RMC Connections to OP PRESENCE – Mali

Captain Antoine Labranche

Task Force-Mali Aviation Battalion Deputy Operations Officer/Battle Captain

Master of War Studies 2019

My name is Captain Antoine Labranche and I am a tactical aviation pilot currently assigned to 430e Escadron de tactique d’hélicoptères (ETAH) in Valcartier. My hometown is Stanbridge East in the Eastern Townships of Quebec, but I definitely consider Montreal as my primary hub.

Prior to embarking on the long path to becoming a pilot, I served as an infantry officer in the army reserve with Le Régiment de Maisonneuve while undertaking my undergraduate studies at Concordia University as part of the Regular Officer Training Program. This proved to be a fantastic experience where I learned numerous skills, developed various pillars of my leadership, and acquired practical knowledge of the CAF institution.

Following a component transfer to the Royal Canadian Air Force (RCAF) in 2008, I was posted to 438 Squadron to begin various phases of pilot training. I earned my RCAF pilot wings in 2013 and was re-posted to 438 ETAH as a first line pilot. In the following years I upgraded to Aircraft Captain (AC) and completed numerous courses such as the Tactical Electronic Warfare Instructor Course and the Advanced Tactical Aviation Course. I also took part in various exercises such as MAPLE FLAG and MAPLE RESOLVE as well as Operations NEVUS and SABOT.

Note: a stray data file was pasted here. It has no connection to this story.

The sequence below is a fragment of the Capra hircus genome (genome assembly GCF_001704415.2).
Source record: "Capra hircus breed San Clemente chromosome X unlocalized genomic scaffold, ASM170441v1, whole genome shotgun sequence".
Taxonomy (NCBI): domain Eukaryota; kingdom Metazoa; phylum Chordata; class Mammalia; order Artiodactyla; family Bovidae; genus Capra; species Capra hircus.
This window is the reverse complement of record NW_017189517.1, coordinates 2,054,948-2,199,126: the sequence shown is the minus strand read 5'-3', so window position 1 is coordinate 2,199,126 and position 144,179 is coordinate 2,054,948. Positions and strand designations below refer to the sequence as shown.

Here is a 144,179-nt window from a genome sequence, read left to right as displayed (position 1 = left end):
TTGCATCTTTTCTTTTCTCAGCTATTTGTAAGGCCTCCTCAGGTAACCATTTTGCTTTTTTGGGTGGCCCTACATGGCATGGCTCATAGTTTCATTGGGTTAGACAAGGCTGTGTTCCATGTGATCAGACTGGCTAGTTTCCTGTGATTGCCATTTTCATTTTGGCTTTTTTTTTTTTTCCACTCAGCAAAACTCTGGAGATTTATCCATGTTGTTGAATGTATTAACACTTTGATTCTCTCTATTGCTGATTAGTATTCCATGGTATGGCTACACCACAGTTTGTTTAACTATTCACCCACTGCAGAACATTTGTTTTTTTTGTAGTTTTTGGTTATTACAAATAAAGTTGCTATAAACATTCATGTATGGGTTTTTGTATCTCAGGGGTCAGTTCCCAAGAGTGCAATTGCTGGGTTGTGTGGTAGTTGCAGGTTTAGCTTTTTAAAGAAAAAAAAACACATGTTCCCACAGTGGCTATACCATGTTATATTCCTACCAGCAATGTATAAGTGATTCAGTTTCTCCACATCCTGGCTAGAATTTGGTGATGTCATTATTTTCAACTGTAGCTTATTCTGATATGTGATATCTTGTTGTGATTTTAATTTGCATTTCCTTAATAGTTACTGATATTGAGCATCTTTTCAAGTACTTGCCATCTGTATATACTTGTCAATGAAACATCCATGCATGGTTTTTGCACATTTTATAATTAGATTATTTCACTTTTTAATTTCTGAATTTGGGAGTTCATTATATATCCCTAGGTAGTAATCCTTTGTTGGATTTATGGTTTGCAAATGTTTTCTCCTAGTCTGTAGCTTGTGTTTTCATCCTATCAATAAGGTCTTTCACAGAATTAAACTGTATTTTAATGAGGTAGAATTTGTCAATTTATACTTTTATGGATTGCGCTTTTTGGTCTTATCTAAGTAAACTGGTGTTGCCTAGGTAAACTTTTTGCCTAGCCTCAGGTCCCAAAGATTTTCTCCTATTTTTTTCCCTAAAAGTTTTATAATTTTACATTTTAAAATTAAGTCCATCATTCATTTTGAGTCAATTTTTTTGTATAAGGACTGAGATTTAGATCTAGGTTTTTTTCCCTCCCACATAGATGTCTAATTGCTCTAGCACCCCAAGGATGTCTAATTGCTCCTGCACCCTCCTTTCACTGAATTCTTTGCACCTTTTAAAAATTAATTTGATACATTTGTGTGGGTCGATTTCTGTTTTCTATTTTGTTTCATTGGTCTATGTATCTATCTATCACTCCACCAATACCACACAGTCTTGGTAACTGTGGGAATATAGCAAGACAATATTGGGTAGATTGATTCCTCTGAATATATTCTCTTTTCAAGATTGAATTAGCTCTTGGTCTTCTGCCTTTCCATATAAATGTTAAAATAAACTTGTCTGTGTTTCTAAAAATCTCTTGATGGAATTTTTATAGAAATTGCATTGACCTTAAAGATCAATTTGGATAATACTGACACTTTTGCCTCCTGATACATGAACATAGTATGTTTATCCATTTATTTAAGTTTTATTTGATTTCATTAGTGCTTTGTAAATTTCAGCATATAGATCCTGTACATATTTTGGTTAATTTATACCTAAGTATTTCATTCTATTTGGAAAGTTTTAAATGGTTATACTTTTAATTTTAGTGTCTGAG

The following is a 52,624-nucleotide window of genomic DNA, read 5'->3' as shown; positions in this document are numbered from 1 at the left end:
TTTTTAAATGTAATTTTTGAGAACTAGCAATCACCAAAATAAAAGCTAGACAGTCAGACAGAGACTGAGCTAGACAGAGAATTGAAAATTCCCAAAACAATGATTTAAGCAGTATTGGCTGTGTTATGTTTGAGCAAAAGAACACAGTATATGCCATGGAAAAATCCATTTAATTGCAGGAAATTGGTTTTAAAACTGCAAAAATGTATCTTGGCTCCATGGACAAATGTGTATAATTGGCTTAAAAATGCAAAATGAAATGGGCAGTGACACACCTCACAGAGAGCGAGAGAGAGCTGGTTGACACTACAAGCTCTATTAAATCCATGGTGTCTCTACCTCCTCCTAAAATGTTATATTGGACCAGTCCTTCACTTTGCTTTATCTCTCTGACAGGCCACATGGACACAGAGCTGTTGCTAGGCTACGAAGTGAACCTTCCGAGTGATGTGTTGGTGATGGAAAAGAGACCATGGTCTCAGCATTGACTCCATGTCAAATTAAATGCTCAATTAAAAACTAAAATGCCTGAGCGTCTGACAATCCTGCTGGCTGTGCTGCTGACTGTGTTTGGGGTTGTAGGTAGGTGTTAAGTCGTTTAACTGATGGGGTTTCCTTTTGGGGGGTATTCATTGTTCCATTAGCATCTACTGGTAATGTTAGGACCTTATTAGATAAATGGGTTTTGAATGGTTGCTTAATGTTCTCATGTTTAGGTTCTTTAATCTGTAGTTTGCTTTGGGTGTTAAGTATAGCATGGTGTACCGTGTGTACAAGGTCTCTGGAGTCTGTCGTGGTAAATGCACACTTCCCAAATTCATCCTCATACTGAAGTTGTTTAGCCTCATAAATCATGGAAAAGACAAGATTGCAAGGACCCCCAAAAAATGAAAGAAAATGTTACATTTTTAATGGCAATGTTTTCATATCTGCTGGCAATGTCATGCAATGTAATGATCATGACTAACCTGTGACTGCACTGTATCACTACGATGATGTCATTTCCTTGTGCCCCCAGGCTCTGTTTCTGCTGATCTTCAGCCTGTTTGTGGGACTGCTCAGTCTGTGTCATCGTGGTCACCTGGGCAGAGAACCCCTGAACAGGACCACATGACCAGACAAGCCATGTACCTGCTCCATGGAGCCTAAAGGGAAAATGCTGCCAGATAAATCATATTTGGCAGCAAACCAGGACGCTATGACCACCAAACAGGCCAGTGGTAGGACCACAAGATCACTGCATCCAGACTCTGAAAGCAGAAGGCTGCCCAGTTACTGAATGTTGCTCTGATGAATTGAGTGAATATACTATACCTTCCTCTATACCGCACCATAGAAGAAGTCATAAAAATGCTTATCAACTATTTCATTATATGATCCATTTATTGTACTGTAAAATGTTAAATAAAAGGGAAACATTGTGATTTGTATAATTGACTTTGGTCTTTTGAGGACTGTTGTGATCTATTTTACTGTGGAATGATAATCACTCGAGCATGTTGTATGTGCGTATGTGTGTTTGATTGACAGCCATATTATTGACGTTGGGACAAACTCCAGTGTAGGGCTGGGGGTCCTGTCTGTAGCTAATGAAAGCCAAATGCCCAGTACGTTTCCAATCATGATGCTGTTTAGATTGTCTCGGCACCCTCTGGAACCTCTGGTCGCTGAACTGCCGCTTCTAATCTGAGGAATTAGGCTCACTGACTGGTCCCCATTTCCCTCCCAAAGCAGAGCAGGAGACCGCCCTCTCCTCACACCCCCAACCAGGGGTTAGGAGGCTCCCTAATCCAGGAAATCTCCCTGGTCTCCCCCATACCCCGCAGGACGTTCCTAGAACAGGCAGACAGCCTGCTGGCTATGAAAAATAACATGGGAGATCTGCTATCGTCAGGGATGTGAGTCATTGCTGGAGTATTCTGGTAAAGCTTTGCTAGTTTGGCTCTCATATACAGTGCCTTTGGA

Last year I deployed to Iraq as part of Operation IMPACT. The scenery of the former Mesopotamia was phenomenal and the flying experience was incredible. I am currently deployed in Africa on Operation PRESENCE, which is Canada’s commitment to the United Nations Multidimensional Integrated Stabilization Mission in Mali (MINUSMA). As the Battle Captain and Deputy Operations Officer, I manage daily operations for our five CH-146 Griffon and three CH-147F Chinook helicopters over two lines of operations: forward aerial evacuation and utility aviation. These are critical enablers that allow freedom of manoeuvre for UN security forces operating in remote and vulnerable areas of Mali.

This is no easy task. Both the austere environment as well as the size and scale of the area of operations requires creative thinking. To put things in perspective, Mali is three times the size of France. As such, time and space analysis are critical for the safe execution of all missions, especially those involved with saving lives. So far, we have conducted over 70 deliberate operations in this theatre and completed 10 MEDEVACs, which helped save the lives of more than 40 MINUSMA soldiers and civilians.

The College has been a critical pillar in my academic development, enabling me to execute my duties in Mali with greater confidence. I completed my graduate studies at RMCC just a few months prior to my current deployment. The War Studies Programme offered an excellent academic opportunity for those interested in acquiring a strong grasp in theories of war and strategy, the psychology of warfare, and the evolution of conflicts throughout time. Certain courses, such as Intelligence Studies, enlightened me with the importance of integrating intelligence services into daily operations.